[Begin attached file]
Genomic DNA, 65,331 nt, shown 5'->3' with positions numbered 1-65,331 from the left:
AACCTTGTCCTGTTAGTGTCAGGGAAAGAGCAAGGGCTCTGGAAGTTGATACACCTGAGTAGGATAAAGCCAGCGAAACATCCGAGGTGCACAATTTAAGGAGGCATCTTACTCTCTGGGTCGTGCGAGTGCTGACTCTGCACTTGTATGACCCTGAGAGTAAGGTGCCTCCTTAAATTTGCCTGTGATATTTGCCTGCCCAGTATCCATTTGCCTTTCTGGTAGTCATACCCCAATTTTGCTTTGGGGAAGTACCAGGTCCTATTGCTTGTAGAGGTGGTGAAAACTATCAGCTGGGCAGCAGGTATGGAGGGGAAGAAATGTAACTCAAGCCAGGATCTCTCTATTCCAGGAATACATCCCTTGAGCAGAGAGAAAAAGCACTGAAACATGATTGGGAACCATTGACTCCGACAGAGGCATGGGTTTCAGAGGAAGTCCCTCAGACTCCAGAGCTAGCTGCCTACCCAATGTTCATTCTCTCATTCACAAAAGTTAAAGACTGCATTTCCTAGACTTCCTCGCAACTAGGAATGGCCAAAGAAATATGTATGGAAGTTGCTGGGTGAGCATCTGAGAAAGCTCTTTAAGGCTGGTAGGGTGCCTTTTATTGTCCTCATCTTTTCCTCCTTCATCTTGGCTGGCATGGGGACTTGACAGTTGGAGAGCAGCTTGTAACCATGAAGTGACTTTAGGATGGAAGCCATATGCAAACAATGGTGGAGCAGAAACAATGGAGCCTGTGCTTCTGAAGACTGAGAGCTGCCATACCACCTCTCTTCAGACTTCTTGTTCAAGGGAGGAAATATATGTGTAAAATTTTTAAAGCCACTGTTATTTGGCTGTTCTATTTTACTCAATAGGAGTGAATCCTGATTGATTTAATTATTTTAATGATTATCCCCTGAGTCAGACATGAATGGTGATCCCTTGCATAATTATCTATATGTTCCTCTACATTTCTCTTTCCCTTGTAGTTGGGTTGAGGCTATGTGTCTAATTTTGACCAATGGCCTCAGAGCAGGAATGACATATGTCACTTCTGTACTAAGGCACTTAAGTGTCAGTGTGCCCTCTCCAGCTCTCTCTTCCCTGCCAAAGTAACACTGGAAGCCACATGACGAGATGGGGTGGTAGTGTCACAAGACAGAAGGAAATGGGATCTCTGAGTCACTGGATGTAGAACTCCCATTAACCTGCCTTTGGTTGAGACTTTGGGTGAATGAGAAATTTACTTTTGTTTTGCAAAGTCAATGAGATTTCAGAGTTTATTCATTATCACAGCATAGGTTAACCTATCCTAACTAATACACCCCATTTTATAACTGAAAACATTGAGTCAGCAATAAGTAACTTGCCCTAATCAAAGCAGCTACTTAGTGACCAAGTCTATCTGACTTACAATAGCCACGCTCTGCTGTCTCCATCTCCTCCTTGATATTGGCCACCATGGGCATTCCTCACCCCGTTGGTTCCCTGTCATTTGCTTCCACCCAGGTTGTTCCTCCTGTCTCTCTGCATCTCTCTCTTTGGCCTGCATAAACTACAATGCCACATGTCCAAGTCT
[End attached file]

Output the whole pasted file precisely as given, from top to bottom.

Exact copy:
Genomic DNA, 65,331 nt, shown 5'->3' with positions numbered 1-65,331 from the left:
AACCTTGTCCTGTTAGTGTCAGGGAAAGAGCAAGGGCTCTGGAAGTTGATACACCTGAGTAGGATAAAGCCAGCGAAACATCCGAGGTGCACAATTTAAGGAGGCATCTTACTCTCTGGGTCGTGCGAGTGCTGACTCTGCACTTGTATGACCCTGAGAGTAAGGTGCCTCCTTAAATTTGCCTGTGATATTTGCCTGCCCAGTATCCATTTGCCTTTCTGGTAGTCATACCCCAATTTTGCTTTGGGGAAGTACCAGGTCCTATTGCTTGTAGAGGTGGTGAAAACTATCAGCTGGGCAGCAGGTATGGAGGGGAAGAAATGTAACTCAAGCCAGGATCTCTCTATTCCAGGAATACATCCCTTGAGCAGAGAGAAAAAGCACTGAAACATGATTGGGAACCATTGACTCCGACAGAGGCATGGGTTTCAGAGGAAGTCCCTCAGACTCCAGAGCTAGCTGCCTACCCAATGTTCATTCTCTCATTCACAAAAGTTAAAGACTGCATTTCCTAGACTTCCTCGCAACTAGGAATGGCCAAAGAAATATGTATGGAAGTTGCTGGGTGAGCATCTGAGAAAGCTCTTTAAGGCTGGTAGGGTGCCTTTTATTGTCCTCATCTTTTCCTCCTTCATCTTGGCTGGCATGGGGACTTGACAGTTGGAGAGCAGCTTGTAACCATGAAGTGACTTTAGGATGGAAGCCATATGCAAACAATGGTGGAGCAGAAACAATGGAGCCTGTGCTTCTGAAGACTGAGAGCTGCCATACCACCTCTCTTCAGACTTCTTGTTCAAGGGAGGAAATATATGTGTAAAATTTTTAAAGCCACTGTTATTTGGCTGTTCTATTTTACTCAATAGGAGTGAATCCTGATTGATTTAATTATTTTAATGATTATCCCCTGAGTCAGACATGAATGGTGATCCCTTGCATAATTATCTATATGTTCCTCTACATTTCTCTTTCCCTTGTAGTTGGGTTGAGGCTATGTGTCTAATTTTGACCAATGGCCTCAGAGCAGGAATGACATATGTCACTTCTGTACTAAGGCACTTAAGTGTCAGTGTGCCCTCTCCAGCTCTCTCTTCCCTGCCAAAGTAACACTGGAAGCCACATGACGAGATGGGGTGGTAGTGTCACAAGACAGAAGGAAATGGGATCTCTGAGTCACTGGATGTAGAACTCCCATTAACCTGCCTTTGGTTGAGACTTTGGGTGAATGAGAAATTTACTTTTGTTTTGCAAAGTCAATGAGATTTCAGAGTTTATTCATTATCACAGCATAGGTTAACCTATCCTAACTAATACACCCCATTTTATAACTGAAAACATTGAGTCAGCAATAAGTAACTTGCCCTAATCAAAGCAGCTACTTAGTGACCAAGTCTATCTGACTTACAATAGCCACGCTCTGCTGTCTCCATCTCCTCCTTGATATTGGCCACCATGGGCATTCCTCACCCCGTTGGTTCCCTGTCATTTGCTTCCACCCAGGTTGTTCCTCCTGTCTCTCTGCATCTCTCTCTTTGGCCTGCATAAACTACAATGCCACATGTCCAAGTCT